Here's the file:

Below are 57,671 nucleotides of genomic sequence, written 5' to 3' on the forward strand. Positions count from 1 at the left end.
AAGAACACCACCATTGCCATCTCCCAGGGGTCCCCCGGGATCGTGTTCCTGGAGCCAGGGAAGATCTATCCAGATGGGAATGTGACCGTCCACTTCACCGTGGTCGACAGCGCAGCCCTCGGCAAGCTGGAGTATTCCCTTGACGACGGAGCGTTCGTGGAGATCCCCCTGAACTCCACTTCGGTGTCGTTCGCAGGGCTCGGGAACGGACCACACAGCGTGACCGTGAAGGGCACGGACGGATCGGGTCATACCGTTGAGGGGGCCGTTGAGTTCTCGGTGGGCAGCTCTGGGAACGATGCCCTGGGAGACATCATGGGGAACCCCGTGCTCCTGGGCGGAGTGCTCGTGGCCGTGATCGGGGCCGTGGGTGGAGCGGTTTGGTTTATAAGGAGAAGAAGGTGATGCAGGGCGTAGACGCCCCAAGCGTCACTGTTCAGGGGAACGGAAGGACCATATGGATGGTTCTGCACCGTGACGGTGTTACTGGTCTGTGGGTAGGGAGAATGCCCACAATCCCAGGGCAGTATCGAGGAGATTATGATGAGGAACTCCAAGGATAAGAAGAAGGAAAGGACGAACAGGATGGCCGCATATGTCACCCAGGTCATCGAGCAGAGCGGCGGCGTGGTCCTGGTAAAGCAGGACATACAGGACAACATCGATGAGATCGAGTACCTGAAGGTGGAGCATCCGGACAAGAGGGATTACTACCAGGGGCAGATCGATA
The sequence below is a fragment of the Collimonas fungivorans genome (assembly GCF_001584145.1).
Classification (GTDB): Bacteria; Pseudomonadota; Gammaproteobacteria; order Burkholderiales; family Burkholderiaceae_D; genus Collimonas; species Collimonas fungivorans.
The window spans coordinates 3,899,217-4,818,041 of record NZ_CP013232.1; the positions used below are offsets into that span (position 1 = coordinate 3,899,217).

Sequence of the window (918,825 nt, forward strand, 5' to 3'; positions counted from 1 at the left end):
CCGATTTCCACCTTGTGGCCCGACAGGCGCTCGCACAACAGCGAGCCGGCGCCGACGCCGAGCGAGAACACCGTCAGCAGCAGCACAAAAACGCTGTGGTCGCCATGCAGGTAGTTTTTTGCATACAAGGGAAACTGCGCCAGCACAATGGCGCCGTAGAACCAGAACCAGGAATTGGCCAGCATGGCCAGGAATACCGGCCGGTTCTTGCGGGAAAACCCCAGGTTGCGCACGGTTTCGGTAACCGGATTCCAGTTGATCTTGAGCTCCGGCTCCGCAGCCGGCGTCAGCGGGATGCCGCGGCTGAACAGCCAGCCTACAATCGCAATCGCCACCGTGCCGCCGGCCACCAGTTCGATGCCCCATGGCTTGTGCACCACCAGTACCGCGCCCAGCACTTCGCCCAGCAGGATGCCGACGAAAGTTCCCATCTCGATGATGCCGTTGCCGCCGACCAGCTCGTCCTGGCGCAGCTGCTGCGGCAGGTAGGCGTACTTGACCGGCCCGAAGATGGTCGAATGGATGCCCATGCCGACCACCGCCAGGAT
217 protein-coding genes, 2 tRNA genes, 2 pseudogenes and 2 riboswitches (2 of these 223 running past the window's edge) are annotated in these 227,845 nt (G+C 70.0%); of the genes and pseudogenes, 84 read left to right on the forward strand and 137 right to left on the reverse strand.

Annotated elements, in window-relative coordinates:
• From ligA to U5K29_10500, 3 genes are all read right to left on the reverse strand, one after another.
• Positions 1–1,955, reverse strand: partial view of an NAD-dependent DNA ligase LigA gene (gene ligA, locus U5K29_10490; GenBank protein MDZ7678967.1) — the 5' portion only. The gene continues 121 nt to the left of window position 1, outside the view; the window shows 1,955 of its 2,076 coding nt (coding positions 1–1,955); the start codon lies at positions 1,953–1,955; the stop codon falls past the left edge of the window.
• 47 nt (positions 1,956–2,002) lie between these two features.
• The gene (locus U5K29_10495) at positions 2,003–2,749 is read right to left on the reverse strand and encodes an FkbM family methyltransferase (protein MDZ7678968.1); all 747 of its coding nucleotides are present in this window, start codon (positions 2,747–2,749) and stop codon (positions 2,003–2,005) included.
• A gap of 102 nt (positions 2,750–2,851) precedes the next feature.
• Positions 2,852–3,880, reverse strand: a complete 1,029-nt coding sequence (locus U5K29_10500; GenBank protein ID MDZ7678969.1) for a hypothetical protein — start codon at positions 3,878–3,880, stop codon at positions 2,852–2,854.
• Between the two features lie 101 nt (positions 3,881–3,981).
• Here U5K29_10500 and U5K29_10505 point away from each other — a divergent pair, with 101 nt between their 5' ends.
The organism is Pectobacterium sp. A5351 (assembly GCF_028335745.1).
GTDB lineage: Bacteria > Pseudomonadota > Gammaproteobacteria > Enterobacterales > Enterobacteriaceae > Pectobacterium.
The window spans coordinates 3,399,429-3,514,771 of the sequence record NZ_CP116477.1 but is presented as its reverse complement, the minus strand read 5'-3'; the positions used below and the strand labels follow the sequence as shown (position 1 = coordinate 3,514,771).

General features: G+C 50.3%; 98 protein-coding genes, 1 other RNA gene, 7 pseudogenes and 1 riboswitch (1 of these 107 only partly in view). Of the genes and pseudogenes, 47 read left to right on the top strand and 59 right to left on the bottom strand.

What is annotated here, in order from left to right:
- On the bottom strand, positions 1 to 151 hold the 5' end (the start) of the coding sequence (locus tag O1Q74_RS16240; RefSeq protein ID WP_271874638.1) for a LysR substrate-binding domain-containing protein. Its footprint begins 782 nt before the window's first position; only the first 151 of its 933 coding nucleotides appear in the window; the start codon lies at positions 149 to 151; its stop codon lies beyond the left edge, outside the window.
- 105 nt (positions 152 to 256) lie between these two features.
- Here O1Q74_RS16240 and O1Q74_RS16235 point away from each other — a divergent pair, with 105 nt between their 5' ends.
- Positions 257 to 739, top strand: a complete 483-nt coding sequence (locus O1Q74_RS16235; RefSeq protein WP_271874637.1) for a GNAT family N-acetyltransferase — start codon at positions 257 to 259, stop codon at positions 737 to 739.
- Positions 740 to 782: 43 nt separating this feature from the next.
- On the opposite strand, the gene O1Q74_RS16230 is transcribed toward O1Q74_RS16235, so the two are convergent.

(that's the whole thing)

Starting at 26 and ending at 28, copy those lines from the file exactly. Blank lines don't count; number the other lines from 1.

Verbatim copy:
- Positions 257 to 739, top strand: a complete 483-nt coding sequence (locus O1Q74_RS16235; RefSeq protein WP_271874637.1) for a GNAT family N-acetyltransferase — start codon at positions 257 to 259, stop codon at positions 737 to 739.
- Positions 740 to 782: 43 nt separating this feature from the next.
- On the opposite strand, the gene O1Q74_RS16230 is transcribed toward O1Q74_RS16235, so the two are convergent.